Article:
To the editor:
With regard to your March 1, 2013 article titled “Board votes in favor of non-sectarian prayer” I would appreciate it if you’d have Mr. Halligan, attorney for the school board, send me his copy of the Constitution with the section that “is very clear” about giving “no legal authority to have a sectarian prayer” highlighted. Since the purpose of the Constitution was to define and limit the power of the federal government, not articulate the authority of a school board, it’s hard to imagine how it could be “very clear”.
If he’s indirectly referring to the 1st Amendment it would be more technically correct, and intellectually honest, to say something like “courts have interpreted the 1st Amendment to imply a ‘separation of church and state’; though no such words are literally used anywhere in the Constitution. From there activist judges and liberal organizations have extrapolated the meaning to include elimination of any kind of prayer at public gatherings and have had considerable success at implementing this interpretation.”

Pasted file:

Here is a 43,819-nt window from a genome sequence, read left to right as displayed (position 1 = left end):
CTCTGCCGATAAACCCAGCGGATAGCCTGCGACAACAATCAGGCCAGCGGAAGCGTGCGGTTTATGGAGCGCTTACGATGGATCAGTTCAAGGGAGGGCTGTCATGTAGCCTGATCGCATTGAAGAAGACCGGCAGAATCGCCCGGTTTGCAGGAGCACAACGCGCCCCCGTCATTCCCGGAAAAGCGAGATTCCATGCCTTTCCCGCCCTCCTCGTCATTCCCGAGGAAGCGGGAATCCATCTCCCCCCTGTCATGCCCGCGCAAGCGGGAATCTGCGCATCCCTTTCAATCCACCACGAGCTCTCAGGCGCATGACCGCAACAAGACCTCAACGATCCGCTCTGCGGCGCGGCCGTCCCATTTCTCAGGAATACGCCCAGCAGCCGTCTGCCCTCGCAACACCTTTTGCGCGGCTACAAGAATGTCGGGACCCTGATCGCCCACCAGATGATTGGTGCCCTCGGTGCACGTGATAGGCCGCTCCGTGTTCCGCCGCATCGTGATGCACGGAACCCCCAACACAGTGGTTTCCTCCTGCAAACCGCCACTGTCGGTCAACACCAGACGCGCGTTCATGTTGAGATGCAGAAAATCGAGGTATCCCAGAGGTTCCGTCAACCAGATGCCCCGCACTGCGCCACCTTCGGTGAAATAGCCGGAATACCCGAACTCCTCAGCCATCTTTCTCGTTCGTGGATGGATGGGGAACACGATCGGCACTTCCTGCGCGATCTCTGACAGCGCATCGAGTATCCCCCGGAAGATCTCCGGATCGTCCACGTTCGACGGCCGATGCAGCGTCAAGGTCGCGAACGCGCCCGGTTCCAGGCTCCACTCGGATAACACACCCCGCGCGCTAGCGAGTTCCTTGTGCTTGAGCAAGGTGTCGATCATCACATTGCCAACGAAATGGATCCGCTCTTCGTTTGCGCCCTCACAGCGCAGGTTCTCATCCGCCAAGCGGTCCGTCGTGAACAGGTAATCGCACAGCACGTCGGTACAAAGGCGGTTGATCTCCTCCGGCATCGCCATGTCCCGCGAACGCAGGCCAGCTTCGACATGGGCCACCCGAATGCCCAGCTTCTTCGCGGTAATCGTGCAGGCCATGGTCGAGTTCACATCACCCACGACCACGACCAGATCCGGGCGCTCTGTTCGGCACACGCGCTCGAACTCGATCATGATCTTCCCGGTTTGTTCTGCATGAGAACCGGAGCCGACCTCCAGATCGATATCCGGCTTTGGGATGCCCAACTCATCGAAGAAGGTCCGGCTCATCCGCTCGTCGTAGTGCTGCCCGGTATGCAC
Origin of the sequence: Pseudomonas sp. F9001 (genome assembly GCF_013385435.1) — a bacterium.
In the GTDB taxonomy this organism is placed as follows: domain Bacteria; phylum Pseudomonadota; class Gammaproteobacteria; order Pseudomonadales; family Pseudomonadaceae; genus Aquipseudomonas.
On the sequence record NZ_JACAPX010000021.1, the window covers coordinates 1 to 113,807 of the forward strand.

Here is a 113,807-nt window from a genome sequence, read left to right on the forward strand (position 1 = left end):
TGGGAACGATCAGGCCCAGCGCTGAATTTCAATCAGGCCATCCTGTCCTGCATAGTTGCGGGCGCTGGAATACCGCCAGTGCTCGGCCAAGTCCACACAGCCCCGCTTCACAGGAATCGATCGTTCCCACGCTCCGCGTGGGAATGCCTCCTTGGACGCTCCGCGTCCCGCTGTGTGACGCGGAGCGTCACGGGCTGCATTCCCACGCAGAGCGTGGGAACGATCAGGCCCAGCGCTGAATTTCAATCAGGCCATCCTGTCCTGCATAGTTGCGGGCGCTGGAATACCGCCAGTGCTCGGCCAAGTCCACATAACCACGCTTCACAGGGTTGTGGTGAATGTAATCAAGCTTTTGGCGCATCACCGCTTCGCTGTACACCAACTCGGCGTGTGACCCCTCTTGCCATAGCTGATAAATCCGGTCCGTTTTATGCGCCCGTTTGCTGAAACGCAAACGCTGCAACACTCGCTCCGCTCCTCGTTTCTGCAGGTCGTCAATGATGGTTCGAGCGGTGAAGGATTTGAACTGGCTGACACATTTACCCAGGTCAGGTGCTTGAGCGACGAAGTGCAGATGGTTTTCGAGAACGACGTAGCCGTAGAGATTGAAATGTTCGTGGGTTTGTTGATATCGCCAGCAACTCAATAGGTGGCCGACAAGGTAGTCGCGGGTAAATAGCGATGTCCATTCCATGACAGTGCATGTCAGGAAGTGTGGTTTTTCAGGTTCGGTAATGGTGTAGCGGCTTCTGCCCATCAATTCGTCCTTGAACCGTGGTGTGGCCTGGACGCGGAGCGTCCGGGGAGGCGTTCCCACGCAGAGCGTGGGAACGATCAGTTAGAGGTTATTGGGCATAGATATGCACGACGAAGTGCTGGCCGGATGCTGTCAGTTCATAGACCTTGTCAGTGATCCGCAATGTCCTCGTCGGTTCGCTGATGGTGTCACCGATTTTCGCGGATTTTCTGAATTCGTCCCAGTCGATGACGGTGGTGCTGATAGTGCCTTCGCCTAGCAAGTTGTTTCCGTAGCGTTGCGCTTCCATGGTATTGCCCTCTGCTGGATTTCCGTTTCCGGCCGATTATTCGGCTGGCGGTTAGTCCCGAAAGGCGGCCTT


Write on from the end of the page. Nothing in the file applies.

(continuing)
That would seem a more accurate statement of the current situation. While compelled to respect and work with the courts decisions we do not have to believe they are any more correct, in keeping with our heritage or our founding fathers values than the Supreme Court’s 1857 Dred-Scott decision. At the very least let’s stop inventing things that aren’t in the Constitution as justification for what we want. Assuming the framers were reasonably intelligent and articulate people a literal and common sense application of the Constitution would put an end to this and many other current “debates”.